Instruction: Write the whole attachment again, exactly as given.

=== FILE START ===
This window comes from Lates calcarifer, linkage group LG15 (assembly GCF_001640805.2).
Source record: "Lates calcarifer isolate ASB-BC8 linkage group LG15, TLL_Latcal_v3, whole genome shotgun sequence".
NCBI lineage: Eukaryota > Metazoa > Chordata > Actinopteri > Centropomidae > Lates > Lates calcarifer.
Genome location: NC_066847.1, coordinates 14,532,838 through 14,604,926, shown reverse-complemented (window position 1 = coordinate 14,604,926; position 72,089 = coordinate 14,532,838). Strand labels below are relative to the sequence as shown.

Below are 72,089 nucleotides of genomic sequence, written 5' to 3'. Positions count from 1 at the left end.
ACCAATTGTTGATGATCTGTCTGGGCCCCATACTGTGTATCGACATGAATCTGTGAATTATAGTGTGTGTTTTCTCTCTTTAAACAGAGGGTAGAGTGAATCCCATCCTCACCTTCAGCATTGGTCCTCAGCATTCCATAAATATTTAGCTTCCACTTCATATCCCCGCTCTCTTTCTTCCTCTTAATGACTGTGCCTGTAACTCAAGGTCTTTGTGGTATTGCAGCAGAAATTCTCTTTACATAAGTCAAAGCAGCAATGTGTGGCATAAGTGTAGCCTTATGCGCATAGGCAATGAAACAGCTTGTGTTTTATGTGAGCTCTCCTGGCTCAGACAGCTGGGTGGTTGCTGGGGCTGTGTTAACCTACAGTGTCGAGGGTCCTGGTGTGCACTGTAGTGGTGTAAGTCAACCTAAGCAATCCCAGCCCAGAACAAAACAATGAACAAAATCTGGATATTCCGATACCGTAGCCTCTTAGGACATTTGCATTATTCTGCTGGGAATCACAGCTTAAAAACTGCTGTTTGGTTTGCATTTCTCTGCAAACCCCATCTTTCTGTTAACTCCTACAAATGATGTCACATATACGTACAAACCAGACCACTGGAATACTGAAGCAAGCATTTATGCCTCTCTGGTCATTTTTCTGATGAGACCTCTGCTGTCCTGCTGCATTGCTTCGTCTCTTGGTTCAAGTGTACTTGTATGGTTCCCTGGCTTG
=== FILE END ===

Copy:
This window comes from Lates calcarifer, linkage group LG15 (assembly GCF_001640805.2).
Source record: "Lates calcarifer isolate ASB-BC8 linkage group LG15, TLL_Latcal_v3, whole genome shotgun sequence".
NCBI lineage: Eukaryota > Metazoa > Chordata > Actinopteri > Centropomidae > Lates > Lates calcarifer.
Genome location: NC_066847.1, coordinates 14,532,838 through 14,604,926, shown reverse-complemented (window position 1 = coordinate 14,604,926; position 72,089 = coordinate 14,532,838). Strand labels below are relative to the sequence as shown.

Below are 72,089 nucleotides of genomic sequence, written 5' to 3'. Positions count from 1 at the left end.
ACCAATTGTTGATGATCTGTCTGGGCCCCATACTGTGTATCGACATGAATCTGTGAATTATAGTGTGTGTTTTCTCTCTTTAAACAGAGGGTAGAGTGAATCCCATCCTCACCTTCAGCATTGGTCCTCAGCATTCCATAAATATTTAGCTTCCACTTCATATCCCCGCTCTCTTTCTTCCTCTTAATGACTGTGCCTGTAACTCAAGGTCTTTGTGGTATTGCAGCAGAAATTCTCTTTACATAAGTCAAAGCAGCAATGTGTGGCATAAGTGTAGCCTTATGCGCATAGGCAATGAAACAGCTTGTGTTTTATGTGAGCTCTCCTGGCTCAGACAGCTGGGTGGTTGCTGGGGCTGTGTTAACCTACAGTGTCGAGGGTCCTGGTGTGCACTGTAGTGGTGTAAGTCAACCTAAGCAATCCCAGCCCAGAACAAAACAATGAACAAAATCTGGATATTCCGATACCGTAGCCTCTTAGGACATTTGCATTATTCTGCTGGGAATCACAGCTTAAAAACTGCTGTTTGGTTTGCATTTCTCTGCAAACCCCATCTTTCTGTTAACTCCTACAAATGATGTCACATATACGTACAAACCAGACCACTGGAATACTGAAGCAAGCATTTATGCCTCTCTGGTCATTTTTCTGATGAGACCTCTGCTGTCCTGCTGCATTGCTTCGTCTCTTGGTTCAAGTGTACTTGTATGGTTCCCTGGCTTG